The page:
This isn’t an issue about naming (where ICZN rules might be invoked) but rather about description of fossils. Lucas is alleged to have used the access to the fossils (which the Warsaw Institute was kind enough to provide) plus the super-speedy manuscript-to-published article pipeline of the NMMNHS Bulletin to get his description of the fossils published first — ahead of the Polish scientists working on the fossils and presumably relying on standard peer reviewed scientific journals to get their findings published.
Maybe it would have been prudent for the Warsaw Institute to be more explicit about “fossil-examination rules”, but my guess is that they were operating under the assumption that members of their professional community ought to provide each other access to fossils. They were probably also operating under the assumption that members of their professional community would not act in such a way as to screw each other over.
Possibly Lucas was working with a different set of assumptions here.
Well, you may sigh, professional science is a shark-tank, and people need to watch their backs. Still, there are rules that are clear enough that their violation cannot be written off as one scientist seeing an advantage in the race to the finish line and taking it. Plagiarism, for example, is an action that can’t be excused by “a misunderstanding”.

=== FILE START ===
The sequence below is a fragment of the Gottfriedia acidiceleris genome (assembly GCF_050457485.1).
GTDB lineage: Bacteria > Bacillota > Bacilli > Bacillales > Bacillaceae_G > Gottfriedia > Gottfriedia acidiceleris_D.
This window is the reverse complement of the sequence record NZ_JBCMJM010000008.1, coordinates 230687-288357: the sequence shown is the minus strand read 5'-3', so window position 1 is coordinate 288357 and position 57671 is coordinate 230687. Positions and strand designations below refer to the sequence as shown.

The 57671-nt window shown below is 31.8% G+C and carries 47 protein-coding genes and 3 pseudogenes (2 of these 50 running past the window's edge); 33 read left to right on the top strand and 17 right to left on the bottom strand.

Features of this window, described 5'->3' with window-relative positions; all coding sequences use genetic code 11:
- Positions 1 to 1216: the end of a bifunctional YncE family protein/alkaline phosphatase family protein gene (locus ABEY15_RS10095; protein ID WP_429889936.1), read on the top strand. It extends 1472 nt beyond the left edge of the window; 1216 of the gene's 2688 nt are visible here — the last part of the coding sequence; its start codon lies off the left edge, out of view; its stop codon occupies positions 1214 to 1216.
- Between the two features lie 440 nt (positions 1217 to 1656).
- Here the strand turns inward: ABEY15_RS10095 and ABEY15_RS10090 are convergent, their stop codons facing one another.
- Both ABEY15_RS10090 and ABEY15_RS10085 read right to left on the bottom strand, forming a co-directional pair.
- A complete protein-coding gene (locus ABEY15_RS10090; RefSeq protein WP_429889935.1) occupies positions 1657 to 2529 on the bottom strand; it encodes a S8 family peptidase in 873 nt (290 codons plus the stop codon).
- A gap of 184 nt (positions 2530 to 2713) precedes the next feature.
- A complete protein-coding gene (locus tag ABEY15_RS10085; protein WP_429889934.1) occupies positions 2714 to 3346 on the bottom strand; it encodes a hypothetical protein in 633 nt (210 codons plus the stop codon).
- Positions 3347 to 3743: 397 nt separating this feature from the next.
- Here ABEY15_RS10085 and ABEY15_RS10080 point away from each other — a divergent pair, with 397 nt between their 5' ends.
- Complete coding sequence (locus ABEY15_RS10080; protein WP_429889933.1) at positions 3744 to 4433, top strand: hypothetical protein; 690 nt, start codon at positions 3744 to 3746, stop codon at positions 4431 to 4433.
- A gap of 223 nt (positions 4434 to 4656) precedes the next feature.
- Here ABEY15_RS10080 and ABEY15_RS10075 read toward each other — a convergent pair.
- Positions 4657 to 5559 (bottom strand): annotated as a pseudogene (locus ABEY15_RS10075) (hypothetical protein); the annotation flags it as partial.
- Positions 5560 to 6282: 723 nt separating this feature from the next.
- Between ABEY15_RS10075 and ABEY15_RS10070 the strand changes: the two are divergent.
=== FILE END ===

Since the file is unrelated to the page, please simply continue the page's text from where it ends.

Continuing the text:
From the Nature article:
Another article published in the Bulletin by Spielmann and his bosses involves a reinterpretation of an aetosaur called Redondasuchus. Jeff Martz, a palaeontology doctoral student at Texas Tech University in Lubbock, says this reinterpretation — involving bony spikes along the animal’s back — failed to properly credit his own similar description in a master’s thesis, an act akin to plagiarism.
If you fail to credit the sources of your words or ideas, that’s plagiarism. Plagiarism is one of the “big three” (along with fabrication and falsification) in official definitions of scientific misconduct. Responsible members of professional communities don’t do that kind of crap to other members.
Could Spielmann have come to the same reinterpretation independently? It is possible, but Martz gives reason to think it unlikely: